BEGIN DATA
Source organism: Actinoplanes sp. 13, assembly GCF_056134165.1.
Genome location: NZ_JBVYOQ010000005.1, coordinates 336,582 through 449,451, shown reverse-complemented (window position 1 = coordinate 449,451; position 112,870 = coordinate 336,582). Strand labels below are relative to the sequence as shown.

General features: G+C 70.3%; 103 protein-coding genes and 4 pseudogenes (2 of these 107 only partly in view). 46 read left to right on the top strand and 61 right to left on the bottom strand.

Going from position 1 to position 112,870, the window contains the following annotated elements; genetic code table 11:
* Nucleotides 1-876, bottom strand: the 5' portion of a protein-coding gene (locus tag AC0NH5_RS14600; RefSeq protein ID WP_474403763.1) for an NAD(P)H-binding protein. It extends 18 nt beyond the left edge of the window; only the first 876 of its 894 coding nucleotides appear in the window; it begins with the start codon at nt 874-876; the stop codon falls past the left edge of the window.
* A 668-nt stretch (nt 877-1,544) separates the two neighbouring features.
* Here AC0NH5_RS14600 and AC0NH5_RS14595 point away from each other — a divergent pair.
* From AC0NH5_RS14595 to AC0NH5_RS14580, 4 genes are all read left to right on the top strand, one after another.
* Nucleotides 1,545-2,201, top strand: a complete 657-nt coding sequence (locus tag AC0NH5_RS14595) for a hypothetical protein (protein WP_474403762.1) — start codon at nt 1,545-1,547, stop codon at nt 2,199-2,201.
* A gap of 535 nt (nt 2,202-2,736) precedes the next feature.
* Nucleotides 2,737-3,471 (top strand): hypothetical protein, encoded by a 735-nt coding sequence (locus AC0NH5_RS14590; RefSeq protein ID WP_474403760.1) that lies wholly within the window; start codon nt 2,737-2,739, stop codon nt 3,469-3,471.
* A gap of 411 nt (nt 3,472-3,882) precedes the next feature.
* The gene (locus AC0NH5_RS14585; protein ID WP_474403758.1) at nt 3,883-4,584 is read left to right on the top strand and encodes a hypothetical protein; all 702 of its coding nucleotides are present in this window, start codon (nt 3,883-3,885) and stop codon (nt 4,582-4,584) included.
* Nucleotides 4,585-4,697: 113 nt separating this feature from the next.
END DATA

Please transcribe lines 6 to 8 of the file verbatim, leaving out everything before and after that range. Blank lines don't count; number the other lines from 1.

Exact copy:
* A 668-nt stretch (nt 877-1,544) separates the two neighbouring features.
* Here AC0NH5_RS14600 and AC0NH5_RS14595 point away from each other — a divergent pair.
* From AC0NH5_RS14595 to AC0NH5_RS14580, 4 genes are all read left to right on the top strand, one after another.